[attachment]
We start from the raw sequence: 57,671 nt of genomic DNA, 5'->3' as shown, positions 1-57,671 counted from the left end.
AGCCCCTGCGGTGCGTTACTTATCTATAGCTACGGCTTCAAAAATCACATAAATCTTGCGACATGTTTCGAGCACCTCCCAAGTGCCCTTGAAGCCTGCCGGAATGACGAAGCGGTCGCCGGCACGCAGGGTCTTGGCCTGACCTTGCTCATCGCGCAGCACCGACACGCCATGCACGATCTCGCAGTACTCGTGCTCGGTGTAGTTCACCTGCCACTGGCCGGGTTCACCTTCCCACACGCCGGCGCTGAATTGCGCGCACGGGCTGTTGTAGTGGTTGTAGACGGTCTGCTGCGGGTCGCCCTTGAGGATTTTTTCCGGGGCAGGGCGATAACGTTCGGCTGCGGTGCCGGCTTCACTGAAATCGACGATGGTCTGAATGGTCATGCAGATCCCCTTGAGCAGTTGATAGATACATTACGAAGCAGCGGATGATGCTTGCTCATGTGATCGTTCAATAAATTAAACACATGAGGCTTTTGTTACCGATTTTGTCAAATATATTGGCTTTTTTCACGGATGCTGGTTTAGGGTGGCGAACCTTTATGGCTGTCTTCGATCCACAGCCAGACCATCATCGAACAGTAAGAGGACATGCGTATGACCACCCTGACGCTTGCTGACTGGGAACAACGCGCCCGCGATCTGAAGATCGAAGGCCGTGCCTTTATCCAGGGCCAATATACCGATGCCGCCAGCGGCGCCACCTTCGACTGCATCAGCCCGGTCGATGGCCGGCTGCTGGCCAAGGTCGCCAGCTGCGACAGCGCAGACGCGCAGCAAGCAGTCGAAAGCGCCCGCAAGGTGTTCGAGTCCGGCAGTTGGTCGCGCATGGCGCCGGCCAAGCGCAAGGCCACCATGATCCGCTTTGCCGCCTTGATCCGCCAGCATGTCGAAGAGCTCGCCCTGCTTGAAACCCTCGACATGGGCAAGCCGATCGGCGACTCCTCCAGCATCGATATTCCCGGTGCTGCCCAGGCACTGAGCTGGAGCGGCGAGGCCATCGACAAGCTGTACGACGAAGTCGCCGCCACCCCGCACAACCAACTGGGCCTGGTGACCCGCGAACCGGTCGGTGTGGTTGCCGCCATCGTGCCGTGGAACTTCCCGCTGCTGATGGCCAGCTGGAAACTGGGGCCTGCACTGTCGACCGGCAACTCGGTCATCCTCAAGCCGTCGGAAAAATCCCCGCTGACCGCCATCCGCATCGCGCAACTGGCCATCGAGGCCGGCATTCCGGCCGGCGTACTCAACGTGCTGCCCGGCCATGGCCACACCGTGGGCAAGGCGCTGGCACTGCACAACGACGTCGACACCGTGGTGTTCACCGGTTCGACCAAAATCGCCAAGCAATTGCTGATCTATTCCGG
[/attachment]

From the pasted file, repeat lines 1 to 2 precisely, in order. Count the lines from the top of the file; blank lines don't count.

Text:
We start from the raw sequence: 57,671 nt of genomic DNA, 5'->3' as shown, positions 1-57,671 counted from the left end.
AGCCCCTGCGGTGCGTTACTTATCTATAGCTACGGCTTCAAAAATCACATAAATCTTGCGACATGTTTCGAGCACCTCCCAAGTGCCCTTGAAGCCTGCCGGAATGACGAAGCGGTCGCCGGCACGCAGGGTCTTGGCCTGACCTTGCTCATCGCGCAGCACCGACACGCCATGCACGATCTCGCAGTACTCGTGCTCGGTGTAGTTCACCTGCCACTGGCCGGGTTCACCTTCCCACACGCCGGCGCTGAATTGCGCGCACGGGCTGTTGTAGTGGTTGTAGACGGTCTGCTGCGGGTCGCCCTTGAGGATTTTTTCCGGGGCAGGGCGATAACGTTCGGCTGCGGTGCCGGCTTCACTGAAATCGACGATGGTCTGAATGGTCATGCAGATCCCCTTGAGCAGTTGATAGATACATTACGAAGCAGCGGATGATGCTTGCTCATGTGATCGTTCAATAAATTAAACACATGAGGCTTTTGTTACCGATTTTGTCAAATATATTGGCTTTTTTCACGGATGCTGGTTTAGGGTGGCGAACCTTTATGGCTGTCTTCGATCCACAGCCAGACCATCATCGAACAGTAAGAGGACATGCGTATGACCACCCTGACGCTTGCTGACTGGGAACAACGCGCCCGCGATCTGAAGATCGAAGGCCGTGCCTTTATCCAGGGCCAATATACCGATGCCGCCAGCGGCGCCACCTTCGACTGCATCAGCCCGGTCGATGGCCGGCTGCTGGCCAAGGTCGCCAGCTGCGACAGCGCAGACGCGCAGCAAGCAGTCGAAAGCGCCCGCAAGGTGTTCGAGTCCGGCAGTTGGTCGCGCATGGCGCCGGCCAAGCGCAAGGCCACCATGATCCGCTTTGCCGCCTTGATCCGCCAGCATGTCGAAGAGCTCGCCCTGCTTGAAACCCTCGACATGGGCAAGCCGATCGGCGACTCCTCCAGCATCGATATTCCCGGTGCTGCCCAGGCACTGAGCTGGAGCGGCGAGGCCATCGACAAGCTGTACGACGAAGTCGCCGCCACCCCGCACAACCAACTGGGCCTGGTGACCCGCGAACCGGTCGGTGTGGTTGCCGCCATCGTGCCGTGGAACTTCCCGCTGCTGATGGCCAGCTGGAAACTGGGGCCTGCACTGTCGACCGGCAACTCGGTCATCCTCAAGCCGTCGGAAAAATCCCCGCTGACCGCCATCCGCATCGCGCAACTGGCCATCGAGGCCGGCATTCCGGCCGGCGTACTCAACGTGCTGCCCGGCCATGGCCACACCGTGGGCAAGGCGCTGGCACTGCACAACGACGTCGACACCGTGGTGTTCACCGGTTCGACCAAAATCGCCAAGCAATTGCTGATCTATTCCGG